December 19, 2003
2003-04 Atlantic Hockey Mid-Season Review

By James Jahnke


Holy Cross was picked third in the league in most preseason prognostications, which is high praise when you consider Mercyhurst and Quinnipiac have been written in ink at the top of those lists for years. But no one (that I know of, at least) foresaw the Crusaders’ ridiculous 13-point lead in the Atlantic Hockey standings at Christmastime. Coach Paul Pearl’s squad is rolling with an 11-1-1 mark in conference play, well ahead of second-place Quinnipiac (4-0-2). Yeah, we recognize the discrepancy in games played between the two teams, but Holy Cross did earn 23 of 26 possible points in the first half, which ain’t nothing to sneeze at. The Crusaders have scored the second-most goals and allowed the second-fewest in the league, and they account for half of the INCH First Half All-Atlantic Hockey Team at the bottom of this page. Their only drawback is an 0-3-0 nonleague record.

Greg Kealey has helped Holy Cross put together an 11-1-1 first half in Atlantic Hockey.


Nate Ewell got to name two players in this section of his Hockey East midseason report, so I’m going to exercise my right to do the same. Sacred Heart senior forward Mike Reagan and American International sophomore forward C.J. McConnell have both come from virtually nowhere to put up impressive offensive totals thus far. Reagan (5-6-11) leads the Pioneers in scoring after registering just five goals and nine assists all of last year. The 5-foot-7 sparkplug from Flin Flon, Manitoba, is one of the bright spots in an overall disappointing Sacred Heart offense. Plus, he’s from Flin Flon. McConnell, meanwhile, is in a tie atop the conference with nine goals after netting just six in his rookie campaign. He has been especially torrid lately, with eight tallies and three assists in his last eight games.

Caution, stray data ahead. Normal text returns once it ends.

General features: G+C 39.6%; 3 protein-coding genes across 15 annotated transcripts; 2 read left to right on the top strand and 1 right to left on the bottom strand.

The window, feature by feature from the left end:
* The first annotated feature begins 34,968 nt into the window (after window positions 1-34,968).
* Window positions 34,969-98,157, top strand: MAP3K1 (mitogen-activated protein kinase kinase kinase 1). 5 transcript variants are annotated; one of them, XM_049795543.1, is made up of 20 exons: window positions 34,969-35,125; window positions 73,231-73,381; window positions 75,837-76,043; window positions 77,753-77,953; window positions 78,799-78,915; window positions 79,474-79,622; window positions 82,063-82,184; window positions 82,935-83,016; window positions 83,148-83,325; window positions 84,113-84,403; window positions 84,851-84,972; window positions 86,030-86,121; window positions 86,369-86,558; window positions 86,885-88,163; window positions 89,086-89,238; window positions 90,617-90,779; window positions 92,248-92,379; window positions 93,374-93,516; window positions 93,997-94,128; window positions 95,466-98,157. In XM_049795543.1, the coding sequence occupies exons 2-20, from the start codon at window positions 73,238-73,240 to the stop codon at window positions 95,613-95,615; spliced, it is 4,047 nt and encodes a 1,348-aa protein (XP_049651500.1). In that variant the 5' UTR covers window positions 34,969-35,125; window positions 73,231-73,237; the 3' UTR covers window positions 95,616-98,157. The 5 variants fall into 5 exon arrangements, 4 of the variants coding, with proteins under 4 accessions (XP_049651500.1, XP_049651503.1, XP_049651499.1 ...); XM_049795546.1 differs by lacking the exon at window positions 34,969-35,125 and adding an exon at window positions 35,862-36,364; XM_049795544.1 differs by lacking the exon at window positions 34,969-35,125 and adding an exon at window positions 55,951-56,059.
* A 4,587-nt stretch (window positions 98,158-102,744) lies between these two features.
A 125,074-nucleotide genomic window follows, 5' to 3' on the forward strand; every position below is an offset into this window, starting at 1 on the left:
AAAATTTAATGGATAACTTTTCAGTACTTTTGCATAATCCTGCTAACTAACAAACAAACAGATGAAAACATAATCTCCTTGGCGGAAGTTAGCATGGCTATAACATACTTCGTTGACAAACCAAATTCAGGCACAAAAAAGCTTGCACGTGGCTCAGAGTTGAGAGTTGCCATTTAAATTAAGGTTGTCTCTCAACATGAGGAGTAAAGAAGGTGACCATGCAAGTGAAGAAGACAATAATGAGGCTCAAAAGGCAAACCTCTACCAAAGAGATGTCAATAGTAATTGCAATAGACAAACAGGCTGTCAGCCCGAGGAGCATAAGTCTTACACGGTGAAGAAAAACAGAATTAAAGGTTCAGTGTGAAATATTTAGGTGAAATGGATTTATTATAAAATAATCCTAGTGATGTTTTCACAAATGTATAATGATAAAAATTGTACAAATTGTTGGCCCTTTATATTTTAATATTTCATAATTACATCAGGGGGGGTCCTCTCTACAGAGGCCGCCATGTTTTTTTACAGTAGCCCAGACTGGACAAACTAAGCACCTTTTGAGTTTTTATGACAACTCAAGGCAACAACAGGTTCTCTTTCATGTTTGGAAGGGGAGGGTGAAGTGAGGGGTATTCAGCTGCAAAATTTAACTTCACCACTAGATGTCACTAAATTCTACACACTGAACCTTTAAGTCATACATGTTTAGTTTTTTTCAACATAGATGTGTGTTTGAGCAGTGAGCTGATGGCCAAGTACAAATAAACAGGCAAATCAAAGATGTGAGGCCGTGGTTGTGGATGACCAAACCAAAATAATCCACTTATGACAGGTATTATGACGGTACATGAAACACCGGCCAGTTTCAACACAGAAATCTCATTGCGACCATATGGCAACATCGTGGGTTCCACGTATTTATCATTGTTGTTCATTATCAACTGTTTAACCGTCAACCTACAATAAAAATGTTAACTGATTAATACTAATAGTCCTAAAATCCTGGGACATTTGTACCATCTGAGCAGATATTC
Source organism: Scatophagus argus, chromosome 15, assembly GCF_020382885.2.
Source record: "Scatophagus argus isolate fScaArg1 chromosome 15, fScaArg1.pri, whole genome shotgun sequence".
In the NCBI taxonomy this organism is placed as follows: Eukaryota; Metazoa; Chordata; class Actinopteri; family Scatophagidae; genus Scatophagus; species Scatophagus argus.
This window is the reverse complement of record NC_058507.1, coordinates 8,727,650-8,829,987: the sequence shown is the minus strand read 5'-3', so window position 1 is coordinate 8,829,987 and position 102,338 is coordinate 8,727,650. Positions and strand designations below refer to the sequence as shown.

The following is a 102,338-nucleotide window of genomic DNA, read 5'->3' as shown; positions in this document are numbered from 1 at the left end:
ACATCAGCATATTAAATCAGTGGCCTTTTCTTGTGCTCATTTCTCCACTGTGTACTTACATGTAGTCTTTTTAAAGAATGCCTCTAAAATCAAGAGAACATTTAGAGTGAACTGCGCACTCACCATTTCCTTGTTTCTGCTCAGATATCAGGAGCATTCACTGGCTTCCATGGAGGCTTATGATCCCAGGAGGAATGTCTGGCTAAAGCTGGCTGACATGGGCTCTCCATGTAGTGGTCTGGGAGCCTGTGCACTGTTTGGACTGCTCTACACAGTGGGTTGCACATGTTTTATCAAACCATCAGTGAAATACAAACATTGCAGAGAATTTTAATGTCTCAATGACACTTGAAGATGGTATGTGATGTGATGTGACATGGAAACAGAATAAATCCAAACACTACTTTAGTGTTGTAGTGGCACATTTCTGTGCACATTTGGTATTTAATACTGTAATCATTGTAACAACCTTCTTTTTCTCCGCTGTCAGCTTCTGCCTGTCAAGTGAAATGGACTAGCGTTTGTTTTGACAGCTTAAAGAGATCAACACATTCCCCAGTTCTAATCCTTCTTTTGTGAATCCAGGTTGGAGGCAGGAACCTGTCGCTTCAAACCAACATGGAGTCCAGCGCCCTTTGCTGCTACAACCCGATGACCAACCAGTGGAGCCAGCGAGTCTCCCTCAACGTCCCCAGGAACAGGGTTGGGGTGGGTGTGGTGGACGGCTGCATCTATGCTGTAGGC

Atlantic Hockey commissioner Bob DeGregorio took over the league when it broke away from the MAAC this summer. Since then, he has satisfied most onlookers by promising to revisit the conference’s self-imposed 11-scholarship limit (the NCAA limit is 18), look into expansion plans to offset the losses of Fairfield and Iona and encourage member schools to consider building on-campus rinks. In short, he wants the nine Atlantic Hockey colleges and universities to make hockey an athletic priority. Obviously, DeGregorio, a former Hockey East commissioner, has the know-how to get jobs like these done. Here’s hoping he will.


Now, I’m not saying Army goaltender Brad Roberts is having a bad year. His goals against average (2.90) and save percentage (.910) are respectable. But he just hasn’t been able to give the Black Knights’ struggling offense the boost it needs by stealing a game or two now and then. If he could turn some of their 3-1 losses into 1-0 wins, it just might be the catalyst the team needs to secure a decent tournament seed (remember, the postseason tourney is in Army’s barn). With no apparent offensive help on the way, Roberts needs to go from good to great for coach Rob Riley in the second half.


Mercyhurst’s 3-2 win over host Ohio State (Oct. 24). The Buckeyes are nationally ranked for a reason, and it’s never easy to beat them at cavernous Value City Arena. So when little old Mercyhurst marched in, scored the first goal and handed them an L – in the Lakers’ second game of the season, mind you – the college hockey world took appropriate notice.